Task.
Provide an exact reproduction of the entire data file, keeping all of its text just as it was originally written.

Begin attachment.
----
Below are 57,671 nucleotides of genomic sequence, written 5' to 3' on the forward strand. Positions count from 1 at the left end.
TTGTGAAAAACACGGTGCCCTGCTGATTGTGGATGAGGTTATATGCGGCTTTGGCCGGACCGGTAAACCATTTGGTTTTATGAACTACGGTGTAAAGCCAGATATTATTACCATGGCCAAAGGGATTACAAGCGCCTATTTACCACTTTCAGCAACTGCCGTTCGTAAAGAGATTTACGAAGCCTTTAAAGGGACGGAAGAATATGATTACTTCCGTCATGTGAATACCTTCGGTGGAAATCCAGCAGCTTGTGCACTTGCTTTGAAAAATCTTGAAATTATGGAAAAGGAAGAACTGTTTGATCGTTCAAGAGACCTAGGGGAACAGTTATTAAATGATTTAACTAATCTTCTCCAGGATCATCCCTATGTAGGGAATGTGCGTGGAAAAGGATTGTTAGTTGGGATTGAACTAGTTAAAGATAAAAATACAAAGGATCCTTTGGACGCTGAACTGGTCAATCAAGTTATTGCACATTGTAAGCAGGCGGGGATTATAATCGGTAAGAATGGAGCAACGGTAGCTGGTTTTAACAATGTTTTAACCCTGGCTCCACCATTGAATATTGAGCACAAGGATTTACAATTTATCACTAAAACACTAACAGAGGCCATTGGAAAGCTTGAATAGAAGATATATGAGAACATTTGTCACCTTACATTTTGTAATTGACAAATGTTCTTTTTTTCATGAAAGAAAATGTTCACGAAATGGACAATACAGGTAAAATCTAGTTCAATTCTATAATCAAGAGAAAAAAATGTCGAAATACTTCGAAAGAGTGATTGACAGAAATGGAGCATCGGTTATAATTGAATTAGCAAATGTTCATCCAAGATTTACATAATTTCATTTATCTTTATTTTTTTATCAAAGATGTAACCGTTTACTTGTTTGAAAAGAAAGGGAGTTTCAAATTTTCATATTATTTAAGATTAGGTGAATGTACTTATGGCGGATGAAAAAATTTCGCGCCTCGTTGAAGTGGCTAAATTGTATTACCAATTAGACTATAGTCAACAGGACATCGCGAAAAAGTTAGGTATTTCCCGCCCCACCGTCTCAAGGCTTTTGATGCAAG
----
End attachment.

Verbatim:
Below are 57,671 nucleotides of genomic sequence, written 5' to 3' on the forward strand. Positions count from 1 at the left end.
TTGTGAAAAACACGGTGCCCTGCTGATTGTGGATGAGGTTATATGCGGCTTTGGCCGGACCGGTAAACCATTTGGTTTTATGAACTACGGTGTAAAGCCAGATATTATTACCATGGCCAAAGGGATTACAAGCGCCTATTTACCACTTTCAGCAACTGCCGTTCGTAAAGAGATTTACGAAGCCTTTAAAGGGACGGAAGAATATGATTACTTCCGTCATGTGAATACCTTCGGTGGAAATCCAGCAGCTTGTGCACTTGCTTTGAAAAATCTTGAAATTATGGAAAAGGAAGAACTGTTTGATCGTTCAAGAGACCTAGGGGAACAGTTATTAAATGATTTAACTAATCTTCTCCAGGATCATCCCTATGTAGGGAATGTGCGTGGAAAAGGATTGTTAGTTGGGATTGAACTAGTTAAAGATAAAAATACAAAGGATCCTTTGGACGCTGAACTGGTCAATCAAGTTATTGCACATTGTAAGCAGGCGGGGATTATAATCGGTAAGAATGGAGCAACGGTAGCTGGTTTTAACAATGTTTTAACCCTGGCTCCACCATTGAATATTGAGCACAAGGATTTACAATTTATCACTAAAACACTAACAGAGGCCATTGGAAAGCTTGAATAGAAGATATATGAGAACATTTGTCACCTTACATTTTGTAATTGACAAATGTTCTTTTTTTCATGAAAGAAAATGTTCACGAAATGGACAATACAGGTAAAATCTAGTTCAATTCTATAATCAAGAGAAAAAAATGTCGAAATACTTCGAAAGAGTGATTGACAGAAATGGAGCATCGGTTATAATTGAATTAGCAAATGTTCATCCAAGATTTACATAATTTCATTTATCTTTATTTTTTTATCAAAGATGTAACCGTTTACTTGTTTGAAAAGAAAGGGAGTTTCAAATTTTCATATTATTTAAGATTAGGTGAATGTACTTATGGCGGATGAAAAAATTTCGCGCCTCGTTGAAGTGGCTAAATTGTATTACCAATTAGACTATAGTCAACAGGACATCGCGAAAAAGTTAGGTATTTCCCGCCCCACCGTCTCAAGGCTTTTGATGCAAG